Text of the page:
• National Cancer Institute
  • National Human Genome Research Institute

Posted: October 1, 2012

CASE STUDY: The New Genomic Bottleneck and How the Cloud Might Widen It

Emma J. Spaulding

Image: Dr. Ilya Shmulevich

For years, the constraining factor in genomics research was data generation. The slowdown in the process or “bottleneck” was that generating genomic data required a great deal of time, specialized expertise and money. Scientists generated and read genomic sequence letter by letter. Because data were slowly generated, researchers had plenty of time to analyze them. However, in recent years, new technologies for genome sequencing have been developed. According to Ilya Shmulevich, Ph.D., a professor and researcher in computational biology at the Institute for Systems Biology, “Technology is getting better, faster, cheaper and more accurate… Now, we can generate much more data. It is basically a flood of data, and we have to analyze it.”

Flooded with TCGA Data

Analyzing the deluge of data is a challenge that Dr. Shmulevich is quite familiar with. As the Principal Investigator for one of the Genome Data Analysis Centers for The Cancer Genome Atlas (TCGA), he and his research group analyze and integrate TCGA data across thousands of samples and develop novel informatics tools to facilitate use of TCGA data. TCGA has taken advantage of the new sequencing technologies. As part of its goal to comprehensively characterize the genomes of over 25 types of cancer, the program shifted in 2009 from the slower Sanger sequencing to second generation technologies. These new systems are capable of sequencing a whole genome in a matter of days. Dr. Shmulevich says, “TCGA is probably the prototypical example for state-of-the-art acquisition and analysis of massive large scale heterogeneous data. TCGA has genome, transcriptome, proteomic, epigenetic and clinical—there are so many different data types all collected in one study!” This is one reason TCGA data are so powerful in analysis. However, Dr. Shmulevich notes that it is quite computationally demanding to tackle the heterogeneity of the data and the large scale analysis. He summarizes the difficulty and opportunity saying, “[TCGA’s] potential is great, but it also is a huge challenge.”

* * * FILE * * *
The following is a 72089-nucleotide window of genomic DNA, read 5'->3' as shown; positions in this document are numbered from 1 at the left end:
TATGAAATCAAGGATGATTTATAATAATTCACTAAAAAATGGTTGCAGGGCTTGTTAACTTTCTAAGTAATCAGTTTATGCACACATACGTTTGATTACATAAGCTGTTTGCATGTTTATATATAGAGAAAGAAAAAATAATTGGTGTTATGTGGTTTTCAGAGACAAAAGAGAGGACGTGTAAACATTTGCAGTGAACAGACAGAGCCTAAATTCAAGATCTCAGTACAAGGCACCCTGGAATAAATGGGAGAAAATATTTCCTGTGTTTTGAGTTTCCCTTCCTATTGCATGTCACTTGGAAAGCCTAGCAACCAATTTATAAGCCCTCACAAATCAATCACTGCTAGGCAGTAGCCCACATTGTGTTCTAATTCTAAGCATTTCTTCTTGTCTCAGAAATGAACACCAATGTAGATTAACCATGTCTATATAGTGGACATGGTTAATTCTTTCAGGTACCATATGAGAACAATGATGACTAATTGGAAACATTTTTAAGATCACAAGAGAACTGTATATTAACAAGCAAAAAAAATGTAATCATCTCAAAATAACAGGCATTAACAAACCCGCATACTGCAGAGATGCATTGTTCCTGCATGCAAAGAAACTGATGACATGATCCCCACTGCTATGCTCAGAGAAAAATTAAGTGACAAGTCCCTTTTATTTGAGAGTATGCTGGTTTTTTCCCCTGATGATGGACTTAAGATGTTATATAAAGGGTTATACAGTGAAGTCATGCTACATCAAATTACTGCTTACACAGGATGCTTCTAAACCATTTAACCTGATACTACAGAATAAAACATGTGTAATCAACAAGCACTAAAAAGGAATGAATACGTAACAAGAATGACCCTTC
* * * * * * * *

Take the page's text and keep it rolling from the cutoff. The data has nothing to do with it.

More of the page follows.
To contend with this challenge and integrate these many data types, Dr. Shmulevich and his group use an algorithm called RF-ACE, which makes connections among the pieces of genomic and clinical data in a large dataset based on patterns in a training dataset. He describes the importance: “We are beginning to understand these relationships [between the many different genomic findings], but we now need data-driven analysis to see how these data are related to each other.”

The challenge for Dr. Shmulevich and his group’s research is that these analyses can become very complicated, very quickly. “We are measuring anywhere from tens of thousands to hundreds of thousands to potentially millions of variable data in each sample.” With the goal of understanding the relationships among variables, the sheer volume of possible associations is overwhelming, even for a computer. Dr. Shmulevich explains how quickly this analysis becomes computationally challenging. “These are very large feature spaces, meaning there are lots of measurements and variables. When you start looking for associations, the number of them explodes exponentially.”